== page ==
§ 88. We must not be misled by a sweeping definition. We must judiciously compare, reason, generalize. Mere words may deceive. The physiology of the thing called a trade-mark must be examined and carefully analyzed. It has an individuality of nature. Meaningless in itself, when placed in a certain juxtaposition, it involves an idea, as the digit 9 does not represent the word nine, but the idea itself of the number. It is the legitimate hieroglyph. It is the emblem of a man; and it virtually says that the vendible object to which it is attached is the workmanship, or the selected article, of the owner of the mark. It is intended to strike the eye by its clearly defined character, and sometimes the ear by its sound when spoken of, and thus excite inquiry; and for this reason it must be peculiar in form, although possibly not susceptible of utterance in sound.
$ 89. We may readily understand why a nondescript vignette, a grouping of flowers and fruits, an elaborate landscape having no striking features, or a mere advertisement, or common print of a man's name, should not be regarded as the distinctive mark that the law of commerce requires. It should possess such salient features as might at once arrest attention and put the intended purchaser on the alert. If such an undefined object could possibly be regarded as a valid trade-mark, what would be the consequences? There would be neither protection for the owner nor guaranty for the buyer; for any other combination of flowers and fruits, of houses and trees, having the same pictorial effect, might be mistaken for it.
? The French law of June 23, 1857, says: “Sont considérés commes marques de fabrique et de commerce les noms sous une forme distinctive, les dénominations, emblèmes, empreintes, timbres, cachets, vignettes, reliefs, lettres, chiffres, enveloppes, et tous autres signes servant à distinguer les produits d'une fabrique ou les objets d'un commerce."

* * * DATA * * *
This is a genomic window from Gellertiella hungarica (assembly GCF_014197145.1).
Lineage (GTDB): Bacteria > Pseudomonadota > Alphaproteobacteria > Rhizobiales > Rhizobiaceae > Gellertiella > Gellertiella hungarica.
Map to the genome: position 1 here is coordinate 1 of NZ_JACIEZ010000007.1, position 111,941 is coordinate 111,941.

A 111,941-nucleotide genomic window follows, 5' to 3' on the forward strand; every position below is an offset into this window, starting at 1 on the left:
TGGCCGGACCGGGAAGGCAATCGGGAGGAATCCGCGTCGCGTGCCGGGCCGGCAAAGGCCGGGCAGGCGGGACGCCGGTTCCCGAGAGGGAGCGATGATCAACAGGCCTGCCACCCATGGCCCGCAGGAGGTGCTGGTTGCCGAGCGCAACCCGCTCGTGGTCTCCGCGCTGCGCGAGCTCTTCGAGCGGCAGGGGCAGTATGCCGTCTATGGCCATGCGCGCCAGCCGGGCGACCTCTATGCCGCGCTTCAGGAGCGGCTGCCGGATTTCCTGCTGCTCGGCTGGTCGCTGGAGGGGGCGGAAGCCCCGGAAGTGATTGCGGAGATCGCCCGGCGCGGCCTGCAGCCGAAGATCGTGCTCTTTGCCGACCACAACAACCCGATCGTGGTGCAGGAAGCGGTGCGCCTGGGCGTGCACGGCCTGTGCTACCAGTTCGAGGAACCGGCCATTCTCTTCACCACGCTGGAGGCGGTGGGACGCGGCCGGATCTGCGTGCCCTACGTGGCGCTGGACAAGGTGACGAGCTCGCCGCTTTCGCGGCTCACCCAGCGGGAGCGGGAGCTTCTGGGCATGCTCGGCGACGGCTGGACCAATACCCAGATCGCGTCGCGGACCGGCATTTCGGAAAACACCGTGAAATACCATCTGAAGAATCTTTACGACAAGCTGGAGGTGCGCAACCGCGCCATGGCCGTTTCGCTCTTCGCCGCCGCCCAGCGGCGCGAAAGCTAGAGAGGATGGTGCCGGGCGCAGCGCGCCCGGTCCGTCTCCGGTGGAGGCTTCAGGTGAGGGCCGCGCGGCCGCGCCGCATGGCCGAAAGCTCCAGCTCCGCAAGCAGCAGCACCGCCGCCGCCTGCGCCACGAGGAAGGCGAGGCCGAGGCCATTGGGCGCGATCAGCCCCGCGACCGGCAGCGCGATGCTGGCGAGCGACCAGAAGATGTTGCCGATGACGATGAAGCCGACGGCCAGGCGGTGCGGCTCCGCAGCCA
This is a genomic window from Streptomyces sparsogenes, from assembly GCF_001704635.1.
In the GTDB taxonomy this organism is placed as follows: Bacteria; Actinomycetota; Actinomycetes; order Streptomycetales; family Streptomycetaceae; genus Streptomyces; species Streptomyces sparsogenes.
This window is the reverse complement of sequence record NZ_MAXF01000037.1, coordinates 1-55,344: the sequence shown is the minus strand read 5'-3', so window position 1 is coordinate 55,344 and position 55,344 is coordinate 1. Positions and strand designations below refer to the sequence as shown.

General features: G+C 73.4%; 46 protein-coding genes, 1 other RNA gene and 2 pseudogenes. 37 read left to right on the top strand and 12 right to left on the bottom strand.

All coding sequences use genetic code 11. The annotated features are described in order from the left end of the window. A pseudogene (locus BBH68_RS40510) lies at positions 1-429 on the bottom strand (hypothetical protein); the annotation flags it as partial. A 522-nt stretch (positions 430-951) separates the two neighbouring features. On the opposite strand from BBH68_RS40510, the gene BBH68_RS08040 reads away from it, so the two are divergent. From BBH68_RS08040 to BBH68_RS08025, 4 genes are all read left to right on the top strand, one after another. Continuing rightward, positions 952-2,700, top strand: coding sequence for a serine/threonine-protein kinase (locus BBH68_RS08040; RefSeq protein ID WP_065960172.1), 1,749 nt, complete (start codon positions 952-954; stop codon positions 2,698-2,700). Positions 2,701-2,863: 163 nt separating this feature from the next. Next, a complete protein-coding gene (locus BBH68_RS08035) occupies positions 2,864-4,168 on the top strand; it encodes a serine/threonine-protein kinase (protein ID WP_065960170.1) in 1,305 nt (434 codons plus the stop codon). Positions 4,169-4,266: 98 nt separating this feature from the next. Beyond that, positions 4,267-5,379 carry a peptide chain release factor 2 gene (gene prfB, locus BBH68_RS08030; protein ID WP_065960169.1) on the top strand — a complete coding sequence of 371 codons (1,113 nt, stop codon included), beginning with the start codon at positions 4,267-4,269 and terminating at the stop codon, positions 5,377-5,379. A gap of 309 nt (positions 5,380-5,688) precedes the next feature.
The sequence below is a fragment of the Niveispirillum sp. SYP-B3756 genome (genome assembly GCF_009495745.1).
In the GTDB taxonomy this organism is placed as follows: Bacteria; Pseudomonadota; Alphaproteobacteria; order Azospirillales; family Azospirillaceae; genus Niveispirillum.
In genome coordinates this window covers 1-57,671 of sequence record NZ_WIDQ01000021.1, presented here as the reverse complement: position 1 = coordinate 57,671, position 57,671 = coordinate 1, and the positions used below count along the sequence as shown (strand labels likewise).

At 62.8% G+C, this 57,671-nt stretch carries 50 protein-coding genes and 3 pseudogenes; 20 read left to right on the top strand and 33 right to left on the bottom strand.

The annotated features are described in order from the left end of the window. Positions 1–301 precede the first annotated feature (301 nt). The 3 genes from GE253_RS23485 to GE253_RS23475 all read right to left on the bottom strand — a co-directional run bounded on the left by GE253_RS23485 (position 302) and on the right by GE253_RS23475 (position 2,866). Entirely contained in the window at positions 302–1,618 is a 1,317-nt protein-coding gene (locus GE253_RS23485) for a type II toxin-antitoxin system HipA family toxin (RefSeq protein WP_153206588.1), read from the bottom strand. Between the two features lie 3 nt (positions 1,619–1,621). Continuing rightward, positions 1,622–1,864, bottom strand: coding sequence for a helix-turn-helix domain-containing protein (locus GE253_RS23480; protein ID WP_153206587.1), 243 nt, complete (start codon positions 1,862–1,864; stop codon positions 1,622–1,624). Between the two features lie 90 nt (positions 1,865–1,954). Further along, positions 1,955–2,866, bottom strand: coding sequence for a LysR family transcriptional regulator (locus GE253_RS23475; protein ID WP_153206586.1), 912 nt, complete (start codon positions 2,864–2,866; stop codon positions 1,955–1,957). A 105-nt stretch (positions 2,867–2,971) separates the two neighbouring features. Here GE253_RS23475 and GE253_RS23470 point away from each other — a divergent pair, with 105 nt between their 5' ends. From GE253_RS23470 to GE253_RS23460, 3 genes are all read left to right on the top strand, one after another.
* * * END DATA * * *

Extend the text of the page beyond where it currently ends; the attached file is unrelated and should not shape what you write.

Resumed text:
§ 90. It is not very remarkable that casual readers should fall into the error of confounding the technical trade-mark of commerce with rights protected upon principles analogous to those upon which trade-mark decisions rest, — such as the good-will of an establishment of trade and literary rights, especially when we find at times a judge, a commentator, or a reporter, falling into the same error. The importance of observing the distinction will be more manifest as we proceed in this investigation. It should be borne in mind that a trademark carries the idea of a man's personality, like his ordinary autograph, and therefore preserves its essential characteristics wherever it may go. This is not so with a quasi trade-mark, as the name of a hotel or shop of trade, or the title of a stagecoach, or mere literary property, or a patent for an invention or a discovery; for such things have no inherent extra-territorial force, and for recognition depend upon compact, or the tacit acknowledgment of nations other than those where such rights originated.
§ 91. With rare exceptions, this important distinction is observed. Mr. Lloyd, in his treatise on trade-marks, preserves the line between the good-will of a trade so far as it is contained in the title and style of a partnership, or the name of a trader, or the description of his place of business,
i London, 1865.